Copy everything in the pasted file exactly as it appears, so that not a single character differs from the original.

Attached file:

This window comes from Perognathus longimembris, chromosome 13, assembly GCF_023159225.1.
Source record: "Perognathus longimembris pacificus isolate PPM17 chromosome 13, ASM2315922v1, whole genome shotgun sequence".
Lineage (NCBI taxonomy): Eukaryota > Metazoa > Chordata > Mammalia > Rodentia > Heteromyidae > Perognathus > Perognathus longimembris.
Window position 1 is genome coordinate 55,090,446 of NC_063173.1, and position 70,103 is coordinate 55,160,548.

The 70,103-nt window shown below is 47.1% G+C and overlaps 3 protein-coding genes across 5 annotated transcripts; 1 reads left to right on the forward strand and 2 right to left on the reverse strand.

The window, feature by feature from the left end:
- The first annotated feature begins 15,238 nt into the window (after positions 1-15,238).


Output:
This window comes from Perognathus longimembris, chromosome 13, assembly GCF_023159225.1.
Source record: "Perognathus longimembris pacificus isolate PPM17 chromosome 13, ASM2315922v1, whole genome shotgun sequence".
Lineage (NCBI taxonomy): Eukaryota > Metazoa > Chordata > Mammalia > Rodentia > Heteromyidae > Perognathus > Perognathus longimembris.
Window position 1 is genome coordinate 55,090,446 of NC_063173.1, and position 70,103 is coordinate 55,160,548.

The 70,103-nt window shown below is 47.1% G+C and overlaps 3 protein-coding genes across 5 annotated transcripts; 1 reads left to right on the forward strand and 2 right to left on the reverse strand.

The window, feature by feature from the left end:
- The first annotated feature begins 15,238 nt into the window (after positions 1-15,238).